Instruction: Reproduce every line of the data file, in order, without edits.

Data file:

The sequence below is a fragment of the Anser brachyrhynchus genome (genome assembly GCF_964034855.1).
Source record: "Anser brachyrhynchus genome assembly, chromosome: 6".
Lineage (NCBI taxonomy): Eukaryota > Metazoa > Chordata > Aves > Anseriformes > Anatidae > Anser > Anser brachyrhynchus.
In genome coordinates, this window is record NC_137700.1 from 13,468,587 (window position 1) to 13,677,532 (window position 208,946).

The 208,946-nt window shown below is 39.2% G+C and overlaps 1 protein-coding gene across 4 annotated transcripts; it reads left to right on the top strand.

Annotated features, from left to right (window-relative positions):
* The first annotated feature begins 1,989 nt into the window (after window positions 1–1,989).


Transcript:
The sequence below is a fragment of the Anser brachyrhynchus genome (genome assembly GCF_964034855.1).
Source record: "Anser brachyrhynchus genome assembly, chromosome: 6".
Lineage (NCBI taxonomy): Eukaryota > Metazoa > Chordata > Aves > Anseriformes > Anatidae > Anser > Anser brachyrhynchus.
In genome coordinates, this window is record NC_137700.1 from 13,468,587 (window position 1) to 13,677,532 (window position 208,946).

The 208,946-nt window shown below is 39.2% G+C and overlaps 1 protein-coding gene across 4 annotated transcripts; it reads left to right on the top strand.

Annotated features, from left to right (window-relative positions):
* The first annotated feature begins 1,989 nt into the window (after window positions 1–1,989).